Just why it’s taken almost four years to bring Lisa to trial is anyone’s guess. Mental health professionals said she was fit to stand trial shortly after her arrest, but so far no trial has taken place. The latest proceeding is a one in which the judge must determine whether Lisa’s statements to various people at the scene and at the hospital later are admissible in her trial for Teagan’s death (Abbotsford News, 10/16/18).
#BelieveTheWoman took another body blow recently (Minneapolis Star Tribune, 10/17/18). As many recall, U.S. Representative Keith Ellison, D – MN, was accused back in August by his former girlfriend, Karen Monahan, of physical and emotional abuse against her. He denies her allegations, but they spurred the Star Tribune and Alpha Media to seek records from his divorce from his wife Kim in 2012. Presumably, both media outlets sought information to the effect that Ellison is an abuser.
Both Ellison and his ex-wife opposed unsealing the divorce file (why was it sealed in the first place?) citing privacy concerns. But a judge ordered its contents made public. What they revealed is that it wasn’t Ellison, but his ex who was the abuser.
Yesterday’s piece ended by asking why opponents of the shared parenting bill currently before Italy’s Parliament seek its defeat. In that piece I detailed the usual tired claims by opponents that were faithfully reiterated by Washington Post writer Anna Momigliano (Washington Post, 9/18/18). As usual, none of those arguments withstands even casual scrutiny and Momigliano mentioned not a single reason to support shared parenting. Her piece was 100% negative.
But of course she gave plenty of space for opponents to make their claims. The question though becomes, why do they oppose shared parenting. The answer, it turns out, is both entirely predictable and utterly quixotic, at odds with even the interests they pretend to promote.
Is it possible that, with all that’s been written and said about shared parenting in so many parts of the world, that it will be Italy that leads the way? It is. Indeed, it appears likely.
Now, this Washington Post article about the bill that’s pending before the Italian Parliament is little different from the usual claptrap published by those who oppose children maintaining meaningful relationships with both parents when the adults split up (Washington Post, 9/18/18). That of course means that it’s simply wrong on several fronts and misleading on the others. Plus, writer Anna Momigliano tosses in a rich disregard for Italian mothers in her zeal to mischaracterize the bill, its probable effects and its supporters.
It’s like reading the history of a defeated army retreating but fighting rear-guard actions along the way (Psychology Today, 10/10/18). I refer of course to Professor Edward Kruk’s description of the tactics used by anti-shared parenting advocates over the years as, one by one, their justifications for their opposition fell before the advance of science and sound reasoning. And now, they’ve come up against the impassable river, the unscalable mountain. They’re stuck, hemmed in on every side by the onslaught of scientific achievement.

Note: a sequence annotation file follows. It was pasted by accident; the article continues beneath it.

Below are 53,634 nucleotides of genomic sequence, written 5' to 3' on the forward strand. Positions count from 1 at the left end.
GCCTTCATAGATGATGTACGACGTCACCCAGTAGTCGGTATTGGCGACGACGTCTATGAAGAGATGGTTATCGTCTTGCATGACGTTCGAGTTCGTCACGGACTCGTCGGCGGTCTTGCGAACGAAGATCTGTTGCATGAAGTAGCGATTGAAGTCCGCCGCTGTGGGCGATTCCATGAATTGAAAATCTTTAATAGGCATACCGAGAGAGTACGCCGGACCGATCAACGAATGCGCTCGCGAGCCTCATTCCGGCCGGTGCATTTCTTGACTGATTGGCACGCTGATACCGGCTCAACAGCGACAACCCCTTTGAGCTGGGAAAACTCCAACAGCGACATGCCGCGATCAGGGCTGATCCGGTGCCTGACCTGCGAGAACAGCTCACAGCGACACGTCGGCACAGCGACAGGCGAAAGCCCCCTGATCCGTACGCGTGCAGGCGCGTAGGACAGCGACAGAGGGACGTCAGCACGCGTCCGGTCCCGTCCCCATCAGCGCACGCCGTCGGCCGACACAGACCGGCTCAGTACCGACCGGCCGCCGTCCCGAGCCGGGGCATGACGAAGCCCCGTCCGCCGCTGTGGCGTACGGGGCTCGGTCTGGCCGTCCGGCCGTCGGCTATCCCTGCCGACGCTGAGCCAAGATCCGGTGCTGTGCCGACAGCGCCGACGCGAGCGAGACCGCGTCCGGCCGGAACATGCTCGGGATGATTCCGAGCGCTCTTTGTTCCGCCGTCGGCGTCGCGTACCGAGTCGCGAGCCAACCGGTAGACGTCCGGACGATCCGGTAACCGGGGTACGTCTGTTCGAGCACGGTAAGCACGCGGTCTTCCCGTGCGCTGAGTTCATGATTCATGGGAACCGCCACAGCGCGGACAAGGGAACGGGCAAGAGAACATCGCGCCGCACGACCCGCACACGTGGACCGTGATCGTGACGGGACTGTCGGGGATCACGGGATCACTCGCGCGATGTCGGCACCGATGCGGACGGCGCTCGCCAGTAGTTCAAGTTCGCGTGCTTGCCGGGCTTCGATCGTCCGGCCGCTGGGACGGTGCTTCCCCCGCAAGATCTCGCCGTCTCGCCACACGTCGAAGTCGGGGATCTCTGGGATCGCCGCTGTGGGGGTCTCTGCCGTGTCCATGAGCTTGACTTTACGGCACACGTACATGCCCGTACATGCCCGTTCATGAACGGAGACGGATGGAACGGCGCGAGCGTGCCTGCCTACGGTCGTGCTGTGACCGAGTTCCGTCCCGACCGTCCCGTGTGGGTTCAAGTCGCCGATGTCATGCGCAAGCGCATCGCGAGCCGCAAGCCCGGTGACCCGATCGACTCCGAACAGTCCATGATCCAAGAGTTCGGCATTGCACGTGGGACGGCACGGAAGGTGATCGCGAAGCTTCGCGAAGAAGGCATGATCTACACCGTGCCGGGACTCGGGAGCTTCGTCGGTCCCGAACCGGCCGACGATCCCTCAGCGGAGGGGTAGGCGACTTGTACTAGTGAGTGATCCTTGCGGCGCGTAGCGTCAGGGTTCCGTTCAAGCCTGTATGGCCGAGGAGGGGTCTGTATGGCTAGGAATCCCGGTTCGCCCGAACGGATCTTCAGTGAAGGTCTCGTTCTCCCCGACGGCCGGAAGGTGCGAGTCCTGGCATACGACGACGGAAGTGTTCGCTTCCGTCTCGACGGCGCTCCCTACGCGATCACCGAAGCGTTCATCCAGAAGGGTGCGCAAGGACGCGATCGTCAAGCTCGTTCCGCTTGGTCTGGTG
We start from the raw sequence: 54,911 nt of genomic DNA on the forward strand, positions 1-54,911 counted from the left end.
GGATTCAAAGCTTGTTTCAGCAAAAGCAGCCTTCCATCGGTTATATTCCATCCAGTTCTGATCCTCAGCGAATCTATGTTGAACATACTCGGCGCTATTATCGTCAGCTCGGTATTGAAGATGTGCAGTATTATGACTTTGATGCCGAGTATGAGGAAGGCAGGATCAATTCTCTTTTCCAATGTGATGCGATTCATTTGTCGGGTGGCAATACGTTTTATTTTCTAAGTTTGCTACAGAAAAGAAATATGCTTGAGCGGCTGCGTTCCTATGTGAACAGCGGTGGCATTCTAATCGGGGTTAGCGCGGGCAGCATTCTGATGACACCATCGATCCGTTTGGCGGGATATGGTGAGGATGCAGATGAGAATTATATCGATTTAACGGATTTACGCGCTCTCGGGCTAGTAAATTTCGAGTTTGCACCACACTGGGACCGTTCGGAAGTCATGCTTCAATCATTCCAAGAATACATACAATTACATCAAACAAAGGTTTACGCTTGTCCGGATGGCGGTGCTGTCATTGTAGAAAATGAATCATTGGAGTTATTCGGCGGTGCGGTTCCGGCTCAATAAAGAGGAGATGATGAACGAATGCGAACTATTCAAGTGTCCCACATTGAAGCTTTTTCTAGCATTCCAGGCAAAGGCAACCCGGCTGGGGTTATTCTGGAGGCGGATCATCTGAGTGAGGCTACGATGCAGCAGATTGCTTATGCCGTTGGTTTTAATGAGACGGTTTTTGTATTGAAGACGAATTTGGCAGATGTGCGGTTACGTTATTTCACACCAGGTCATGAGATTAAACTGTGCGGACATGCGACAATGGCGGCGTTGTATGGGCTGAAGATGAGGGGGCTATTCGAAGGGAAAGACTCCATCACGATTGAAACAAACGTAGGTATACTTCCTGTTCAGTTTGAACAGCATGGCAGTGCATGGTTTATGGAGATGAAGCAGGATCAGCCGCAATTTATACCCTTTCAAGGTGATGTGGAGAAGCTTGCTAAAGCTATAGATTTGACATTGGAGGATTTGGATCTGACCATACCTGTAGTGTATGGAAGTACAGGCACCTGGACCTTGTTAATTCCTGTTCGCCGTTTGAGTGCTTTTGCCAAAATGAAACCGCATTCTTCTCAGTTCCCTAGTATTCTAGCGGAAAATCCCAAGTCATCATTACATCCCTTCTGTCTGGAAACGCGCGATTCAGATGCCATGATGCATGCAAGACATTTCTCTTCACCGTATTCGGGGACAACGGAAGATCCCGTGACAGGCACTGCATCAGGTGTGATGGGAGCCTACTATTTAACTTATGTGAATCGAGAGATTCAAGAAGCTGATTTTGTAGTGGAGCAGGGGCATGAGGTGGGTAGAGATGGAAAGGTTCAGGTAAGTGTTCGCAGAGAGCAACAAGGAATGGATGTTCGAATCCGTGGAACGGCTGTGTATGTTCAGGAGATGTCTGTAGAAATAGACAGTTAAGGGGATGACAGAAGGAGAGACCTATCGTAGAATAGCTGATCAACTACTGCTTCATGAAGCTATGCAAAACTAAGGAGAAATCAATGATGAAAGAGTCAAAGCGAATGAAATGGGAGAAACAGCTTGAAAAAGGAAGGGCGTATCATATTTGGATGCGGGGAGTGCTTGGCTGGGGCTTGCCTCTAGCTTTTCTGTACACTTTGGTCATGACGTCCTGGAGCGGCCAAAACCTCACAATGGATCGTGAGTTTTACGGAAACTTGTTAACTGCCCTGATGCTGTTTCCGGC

According to Kruk, there’ve been three waves of justifications advanced by opposition forces against shared parenting. The first wave consisted of three smaller ones.
Here’s a case that’s sadly not uncommon (U.S. News, 10/9/18). So why write about it? Two reasons that I’ll get to later.
A case manager for the Iowa Department of Human Services has been found to have lied under oath and otherwise fabricated evidence in order to strip a mother and father of their parental rights to their four children.
The living arrangements of children in the U.S. seem to have become pretty stable in the past 18 years or so. That’s the takeaway from the linked-to piece by Wendy Wang who is director of research at the Institute for Family Studies and a former senior researcher at Pew Research Center.
So, for example, about 65.3% of all kids under the age of 18 now live with both of their married biological parents. That’s down from 68% in 2000, so not a lot of change. Just 3.6% live with both parents who aren’t married and 4.2% live with one of their parents. Both of those are down from 2000, but not greatly so. Overall, since 2000, living arrangements for kids have generally stabilized after 30 years of declining rates of marital childcare.
The new front in the family law wars appears to be here (BuzzFeed, 10/5/18). It’s a longish article that makes but a single point – that a woman who’s been the victim of her husband’s domestic violence shouldn’t have to pay him alimony when she divorces him. Now, readers will note my gendered language that appears nowhere in the article itself. But, whatever the wording, the gist of the article is clear – that domestic violence is almost exclusively a gendered phenomenon and so the issue of whether alimony should be paid by a victimized spouse is also gendered.
Indeed, of the article’s half-dozen or so examples of a victimized spouse paying alimony to a perpetrator, all of them are women paying men. And there’s this:
The latest news out of Canada is that girls are more likely than boys to physically abuse a dating partner. That’s news of course only because the survey was recently conducted. But the fact that girls are more likely than boys to be violent toward a date has been known for decades.